Tony Bennett Reveals He Has Alzheimer’s

Tony Bennett Reveals He Has Alzheimer's

MONDAY, Feb. 1, 2021 (HealthDay News) — As Tony Bennett releases what may well be his last album, his family has disclosed that the 1950s crooner who became popular with younger audiences decades later has Alzheimer’s disease.

His wife, Susan, made the announcement in an interview published in AARP magazine. She said Bennett, 94, is content and happy and took the diagnosis calmly.

“But that’s because he already didn’t understand,” she said. “He would ask me, ‘What is Alzheimer’s?’ I would explain, but he wouldn’t get it. He’d tell me, ‘Susan, I feel fine.’ That’s all he could process — that physically he felt great. So, nothing changed in his life. Anything that did change, he wasn’t aware of.”

But Bennett, who was still playing more than a hundred dates a year when he married Susan in 2007 at age 80, noticed something was wrong during a 2015 tour, AARP reported. He told Susan he couldn’t remember the names of the musicians on stage. She thought it was normal aging. He wanted to see a doctor.

Dr. Gayatri Devi, a neurologist at Lenox Hill Hospital in New York City, diagnosed Bennett in 2016. She told AARP that he has “an amazingly versatile brain.”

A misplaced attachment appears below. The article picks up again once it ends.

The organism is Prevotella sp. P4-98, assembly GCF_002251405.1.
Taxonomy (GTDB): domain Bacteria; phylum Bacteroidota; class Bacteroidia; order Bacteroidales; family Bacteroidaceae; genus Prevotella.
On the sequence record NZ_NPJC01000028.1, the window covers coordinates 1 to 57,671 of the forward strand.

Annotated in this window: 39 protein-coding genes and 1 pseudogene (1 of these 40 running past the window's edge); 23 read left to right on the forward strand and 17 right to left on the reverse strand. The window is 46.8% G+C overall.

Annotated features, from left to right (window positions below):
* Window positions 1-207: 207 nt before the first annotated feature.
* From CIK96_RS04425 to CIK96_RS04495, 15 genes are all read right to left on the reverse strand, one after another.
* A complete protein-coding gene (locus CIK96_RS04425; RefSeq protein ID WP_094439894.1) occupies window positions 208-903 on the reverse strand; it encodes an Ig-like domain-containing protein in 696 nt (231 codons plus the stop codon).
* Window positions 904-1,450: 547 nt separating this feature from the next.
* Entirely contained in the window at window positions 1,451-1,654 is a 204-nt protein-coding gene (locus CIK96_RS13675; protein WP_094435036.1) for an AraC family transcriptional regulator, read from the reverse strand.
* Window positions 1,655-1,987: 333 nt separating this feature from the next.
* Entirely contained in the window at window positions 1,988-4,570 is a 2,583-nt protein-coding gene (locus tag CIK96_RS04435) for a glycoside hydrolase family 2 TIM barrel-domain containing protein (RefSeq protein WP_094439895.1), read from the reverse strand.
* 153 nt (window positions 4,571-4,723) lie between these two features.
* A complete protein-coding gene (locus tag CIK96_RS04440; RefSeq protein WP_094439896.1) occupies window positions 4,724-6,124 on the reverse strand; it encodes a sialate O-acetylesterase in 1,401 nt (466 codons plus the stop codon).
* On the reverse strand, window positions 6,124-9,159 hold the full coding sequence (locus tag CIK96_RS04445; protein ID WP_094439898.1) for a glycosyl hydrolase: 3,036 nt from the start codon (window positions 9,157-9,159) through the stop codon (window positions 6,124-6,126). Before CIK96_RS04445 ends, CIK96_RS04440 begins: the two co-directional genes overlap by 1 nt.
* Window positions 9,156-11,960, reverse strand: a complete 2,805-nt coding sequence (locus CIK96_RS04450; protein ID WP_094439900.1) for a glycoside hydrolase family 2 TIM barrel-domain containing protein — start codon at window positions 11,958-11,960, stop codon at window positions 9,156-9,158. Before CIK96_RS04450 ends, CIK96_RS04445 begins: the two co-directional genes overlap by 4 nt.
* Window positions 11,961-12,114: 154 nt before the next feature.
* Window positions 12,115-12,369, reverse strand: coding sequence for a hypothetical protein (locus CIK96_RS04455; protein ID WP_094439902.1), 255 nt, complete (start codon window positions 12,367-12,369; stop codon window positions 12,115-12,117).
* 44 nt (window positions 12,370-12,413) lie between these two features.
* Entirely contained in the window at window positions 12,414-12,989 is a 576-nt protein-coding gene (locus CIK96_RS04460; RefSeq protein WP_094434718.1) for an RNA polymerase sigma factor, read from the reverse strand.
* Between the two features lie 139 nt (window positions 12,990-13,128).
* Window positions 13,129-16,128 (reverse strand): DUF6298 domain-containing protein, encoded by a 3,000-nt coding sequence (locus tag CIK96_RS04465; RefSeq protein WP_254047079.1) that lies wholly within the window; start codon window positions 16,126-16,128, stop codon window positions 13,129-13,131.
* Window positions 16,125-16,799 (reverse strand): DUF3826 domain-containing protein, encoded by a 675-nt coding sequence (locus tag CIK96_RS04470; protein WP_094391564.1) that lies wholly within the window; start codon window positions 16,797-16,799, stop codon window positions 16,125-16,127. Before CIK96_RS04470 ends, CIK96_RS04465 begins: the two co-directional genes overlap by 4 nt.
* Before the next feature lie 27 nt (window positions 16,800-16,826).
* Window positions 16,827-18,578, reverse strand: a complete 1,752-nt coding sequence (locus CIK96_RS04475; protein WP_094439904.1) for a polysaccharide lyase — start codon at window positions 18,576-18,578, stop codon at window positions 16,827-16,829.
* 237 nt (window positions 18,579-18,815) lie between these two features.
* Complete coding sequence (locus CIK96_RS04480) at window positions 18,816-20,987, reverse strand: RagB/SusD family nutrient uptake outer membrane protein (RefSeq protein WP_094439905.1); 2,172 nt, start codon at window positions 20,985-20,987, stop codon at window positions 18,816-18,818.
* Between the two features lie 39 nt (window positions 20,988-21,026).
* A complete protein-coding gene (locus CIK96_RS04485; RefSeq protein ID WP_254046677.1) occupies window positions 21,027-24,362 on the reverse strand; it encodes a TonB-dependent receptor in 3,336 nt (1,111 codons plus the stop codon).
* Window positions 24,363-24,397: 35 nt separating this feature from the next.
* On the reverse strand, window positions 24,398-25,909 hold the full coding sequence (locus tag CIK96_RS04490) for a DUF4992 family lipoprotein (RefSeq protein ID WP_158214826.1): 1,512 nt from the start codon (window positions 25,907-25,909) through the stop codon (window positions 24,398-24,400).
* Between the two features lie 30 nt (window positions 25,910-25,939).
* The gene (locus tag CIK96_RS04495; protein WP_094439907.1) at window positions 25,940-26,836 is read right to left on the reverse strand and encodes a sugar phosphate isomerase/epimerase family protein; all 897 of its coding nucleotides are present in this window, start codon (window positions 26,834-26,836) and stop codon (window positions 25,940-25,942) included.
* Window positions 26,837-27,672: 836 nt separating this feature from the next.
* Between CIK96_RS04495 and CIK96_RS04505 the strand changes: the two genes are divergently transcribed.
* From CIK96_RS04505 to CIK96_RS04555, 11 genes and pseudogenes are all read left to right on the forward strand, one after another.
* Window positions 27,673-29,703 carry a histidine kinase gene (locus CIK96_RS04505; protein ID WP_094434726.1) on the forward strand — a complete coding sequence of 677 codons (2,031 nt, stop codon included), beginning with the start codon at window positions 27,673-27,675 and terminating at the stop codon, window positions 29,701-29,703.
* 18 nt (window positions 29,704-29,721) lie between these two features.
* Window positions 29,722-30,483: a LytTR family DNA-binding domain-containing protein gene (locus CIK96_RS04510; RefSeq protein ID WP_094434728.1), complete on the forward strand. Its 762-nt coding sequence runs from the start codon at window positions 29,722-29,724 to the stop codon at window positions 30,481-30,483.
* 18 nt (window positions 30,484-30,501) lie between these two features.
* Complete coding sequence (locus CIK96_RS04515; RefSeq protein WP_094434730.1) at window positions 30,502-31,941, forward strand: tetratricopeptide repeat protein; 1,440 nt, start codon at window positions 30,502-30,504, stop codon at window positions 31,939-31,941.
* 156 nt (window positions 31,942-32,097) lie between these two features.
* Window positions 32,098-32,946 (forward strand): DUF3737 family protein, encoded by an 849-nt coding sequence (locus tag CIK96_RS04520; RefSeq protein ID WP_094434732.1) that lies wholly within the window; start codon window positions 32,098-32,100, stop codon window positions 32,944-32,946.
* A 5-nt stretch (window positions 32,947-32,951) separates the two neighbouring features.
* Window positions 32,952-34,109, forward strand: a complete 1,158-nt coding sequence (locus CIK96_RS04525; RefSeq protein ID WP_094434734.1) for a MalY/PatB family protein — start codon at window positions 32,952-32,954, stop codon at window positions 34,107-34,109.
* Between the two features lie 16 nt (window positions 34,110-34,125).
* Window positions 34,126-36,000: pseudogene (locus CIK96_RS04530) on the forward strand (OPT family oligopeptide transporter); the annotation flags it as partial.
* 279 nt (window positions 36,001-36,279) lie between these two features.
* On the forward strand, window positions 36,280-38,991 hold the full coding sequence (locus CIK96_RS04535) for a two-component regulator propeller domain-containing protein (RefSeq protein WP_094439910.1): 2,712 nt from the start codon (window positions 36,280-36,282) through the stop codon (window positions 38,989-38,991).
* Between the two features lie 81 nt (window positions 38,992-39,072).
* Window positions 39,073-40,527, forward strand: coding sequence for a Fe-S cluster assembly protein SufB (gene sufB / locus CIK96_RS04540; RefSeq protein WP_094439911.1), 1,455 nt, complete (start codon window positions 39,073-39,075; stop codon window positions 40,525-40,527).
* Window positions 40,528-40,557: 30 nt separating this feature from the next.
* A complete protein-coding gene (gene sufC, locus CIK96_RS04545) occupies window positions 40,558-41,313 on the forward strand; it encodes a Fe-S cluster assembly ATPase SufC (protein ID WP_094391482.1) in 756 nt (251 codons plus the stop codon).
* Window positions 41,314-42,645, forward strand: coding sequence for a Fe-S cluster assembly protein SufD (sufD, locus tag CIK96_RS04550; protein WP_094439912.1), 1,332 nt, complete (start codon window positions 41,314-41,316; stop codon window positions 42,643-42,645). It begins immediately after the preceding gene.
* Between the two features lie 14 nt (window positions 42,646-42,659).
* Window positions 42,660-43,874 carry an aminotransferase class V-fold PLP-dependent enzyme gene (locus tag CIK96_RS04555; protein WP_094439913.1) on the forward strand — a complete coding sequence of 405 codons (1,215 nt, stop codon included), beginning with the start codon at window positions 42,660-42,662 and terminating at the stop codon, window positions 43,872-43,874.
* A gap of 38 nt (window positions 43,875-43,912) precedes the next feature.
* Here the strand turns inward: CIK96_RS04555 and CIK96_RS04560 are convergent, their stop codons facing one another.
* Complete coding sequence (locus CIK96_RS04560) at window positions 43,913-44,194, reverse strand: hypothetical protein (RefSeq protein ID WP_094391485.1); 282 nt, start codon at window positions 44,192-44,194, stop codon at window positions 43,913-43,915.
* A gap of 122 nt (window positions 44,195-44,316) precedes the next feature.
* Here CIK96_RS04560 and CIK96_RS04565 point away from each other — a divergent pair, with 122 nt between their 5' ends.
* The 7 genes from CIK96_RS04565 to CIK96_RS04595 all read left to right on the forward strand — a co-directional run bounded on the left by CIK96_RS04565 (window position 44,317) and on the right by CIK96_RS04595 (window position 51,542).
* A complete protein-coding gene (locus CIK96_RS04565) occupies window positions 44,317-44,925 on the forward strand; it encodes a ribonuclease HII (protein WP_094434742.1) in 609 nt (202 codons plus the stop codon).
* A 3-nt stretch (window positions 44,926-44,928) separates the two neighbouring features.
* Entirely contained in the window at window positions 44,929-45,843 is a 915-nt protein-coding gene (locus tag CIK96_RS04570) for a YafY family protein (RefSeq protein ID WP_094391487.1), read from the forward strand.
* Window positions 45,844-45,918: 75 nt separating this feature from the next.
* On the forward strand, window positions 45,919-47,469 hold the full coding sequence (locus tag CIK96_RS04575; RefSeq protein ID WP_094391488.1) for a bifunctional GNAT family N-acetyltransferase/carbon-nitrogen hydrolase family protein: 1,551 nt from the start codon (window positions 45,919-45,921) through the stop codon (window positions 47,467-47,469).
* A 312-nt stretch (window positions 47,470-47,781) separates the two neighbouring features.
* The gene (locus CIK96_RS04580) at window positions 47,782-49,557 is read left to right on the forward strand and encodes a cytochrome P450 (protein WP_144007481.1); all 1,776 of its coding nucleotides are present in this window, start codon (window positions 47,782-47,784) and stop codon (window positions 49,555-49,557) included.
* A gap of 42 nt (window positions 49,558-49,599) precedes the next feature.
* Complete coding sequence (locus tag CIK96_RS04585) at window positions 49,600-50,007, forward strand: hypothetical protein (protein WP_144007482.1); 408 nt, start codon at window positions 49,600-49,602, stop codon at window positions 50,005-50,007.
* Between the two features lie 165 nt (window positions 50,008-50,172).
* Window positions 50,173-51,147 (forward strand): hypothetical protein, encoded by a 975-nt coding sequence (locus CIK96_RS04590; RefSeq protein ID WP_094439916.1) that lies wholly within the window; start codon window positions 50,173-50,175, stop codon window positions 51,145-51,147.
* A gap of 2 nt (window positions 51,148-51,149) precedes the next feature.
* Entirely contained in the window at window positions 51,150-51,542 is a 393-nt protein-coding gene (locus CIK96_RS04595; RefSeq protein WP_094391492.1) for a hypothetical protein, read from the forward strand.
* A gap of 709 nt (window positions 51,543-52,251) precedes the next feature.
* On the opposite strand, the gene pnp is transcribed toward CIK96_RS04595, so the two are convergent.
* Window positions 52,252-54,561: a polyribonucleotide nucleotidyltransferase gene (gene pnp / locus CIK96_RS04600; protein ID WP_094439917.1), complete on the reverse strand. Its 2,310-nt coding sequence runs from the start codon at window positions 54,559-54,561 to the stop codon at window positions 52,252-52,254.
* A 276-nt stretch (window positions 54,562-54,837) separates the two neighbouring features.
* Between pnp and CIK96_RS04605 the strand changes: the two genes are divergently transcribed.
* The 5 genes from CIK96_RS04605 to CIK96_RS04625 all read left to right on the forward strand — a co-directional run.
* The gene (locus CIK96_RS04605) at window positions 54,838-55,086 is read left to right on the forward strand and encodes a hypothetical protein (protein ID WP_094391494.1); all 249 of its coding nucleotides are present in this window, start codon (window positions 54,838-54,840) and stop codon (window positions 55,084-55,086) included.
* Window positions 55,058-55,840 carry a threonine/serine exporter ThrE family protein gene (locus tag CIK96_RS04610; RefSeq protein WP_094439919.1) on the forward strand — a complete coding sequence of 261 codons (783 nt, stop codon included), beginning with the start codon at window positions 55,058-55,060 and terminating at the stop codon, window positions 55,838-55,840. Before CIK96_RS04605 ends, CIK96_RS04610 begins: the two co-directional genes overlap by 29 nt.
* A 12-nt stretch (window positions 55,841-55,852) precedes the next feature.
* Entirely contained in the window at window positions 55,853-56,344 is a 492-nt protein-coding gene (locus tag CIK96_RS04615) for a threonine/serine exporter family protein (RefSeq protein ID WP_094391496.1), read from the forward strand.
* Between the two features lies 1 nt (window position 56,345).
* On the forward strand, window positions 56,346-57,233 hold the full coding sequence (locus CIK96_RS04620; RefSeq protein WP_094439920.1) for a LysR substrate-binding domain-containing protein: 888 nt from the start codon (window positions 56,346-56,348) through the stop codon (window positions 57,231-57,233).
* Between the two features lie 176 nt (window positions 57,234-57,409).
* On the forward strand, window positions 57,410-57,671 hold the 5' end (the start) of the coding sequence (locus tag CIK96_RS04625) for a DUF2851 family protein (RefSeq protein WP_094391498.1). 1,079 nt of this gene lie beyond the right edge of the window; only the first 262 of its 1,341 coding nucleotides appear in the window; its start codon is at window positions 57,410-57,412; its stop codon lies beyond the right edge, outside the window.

“He is doing so many things, at 94, that many people without dementia cannot do,” Devi said. “He really is the symbol of hope for someone with a cognitive disorder.”

Devi attributed Bennett’s high functioning to his strong family support — especially from Susan, his primary caregiver.

“I am humbled by the level of devotion,” Devi told AARP. “She also expects a lot from him. I think her background as a teacher helps, but she’s also very much in love with him. And he rises to her expectations.”

According to the magazine, Bennett has so far been spared the disorientation that can lead Alzheimer’s patients to wander from home, as well as episodes of terror, rage or depression that often accompany the disease. But Bennett is not always sure where he is or what is happening around him, according to the magazine, and common objects like a fork can be baffling to him.

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